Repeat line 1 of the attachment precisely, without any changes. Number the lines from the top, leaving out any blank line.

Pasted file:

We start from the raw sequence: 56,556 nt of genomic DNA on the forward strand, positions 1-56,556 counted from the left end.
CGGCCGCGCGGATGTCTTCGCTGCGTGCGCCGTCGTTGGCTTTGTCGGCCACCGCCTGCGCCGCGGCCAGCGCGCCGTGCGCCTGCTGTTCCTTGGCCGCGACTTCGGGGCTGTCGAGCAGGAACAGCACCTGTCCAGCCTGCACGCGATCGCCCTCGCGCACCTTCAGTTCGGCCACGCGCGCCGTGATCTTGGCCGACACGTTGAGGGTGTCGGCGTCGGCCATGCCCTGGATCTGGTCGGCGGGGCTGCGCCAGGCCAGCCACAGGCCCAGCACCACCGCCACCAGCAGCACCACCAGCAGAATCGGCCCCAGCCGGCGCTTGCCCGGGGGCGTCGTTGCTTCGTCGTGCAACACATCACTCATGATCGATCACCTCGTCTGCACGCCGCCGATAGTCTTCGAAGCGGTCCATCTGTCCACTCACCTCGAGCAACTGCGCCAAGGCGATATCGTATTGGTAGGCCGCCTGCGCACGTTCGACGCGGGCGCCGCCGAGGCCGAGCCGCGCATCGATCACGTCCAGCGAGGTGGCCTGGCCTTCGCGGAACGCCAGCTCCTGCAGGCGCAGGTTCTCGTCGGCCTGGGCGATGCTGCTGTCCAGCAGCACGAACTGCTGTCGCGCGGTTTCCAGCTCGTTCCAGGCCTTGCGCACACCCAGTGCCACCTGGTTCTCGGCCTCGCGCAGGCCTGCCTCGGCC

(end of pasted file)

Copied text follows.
We start from the raw sequence: 56,556 nt of genomic DNA on the forward strand, positions 1-56,556 counted from the left end.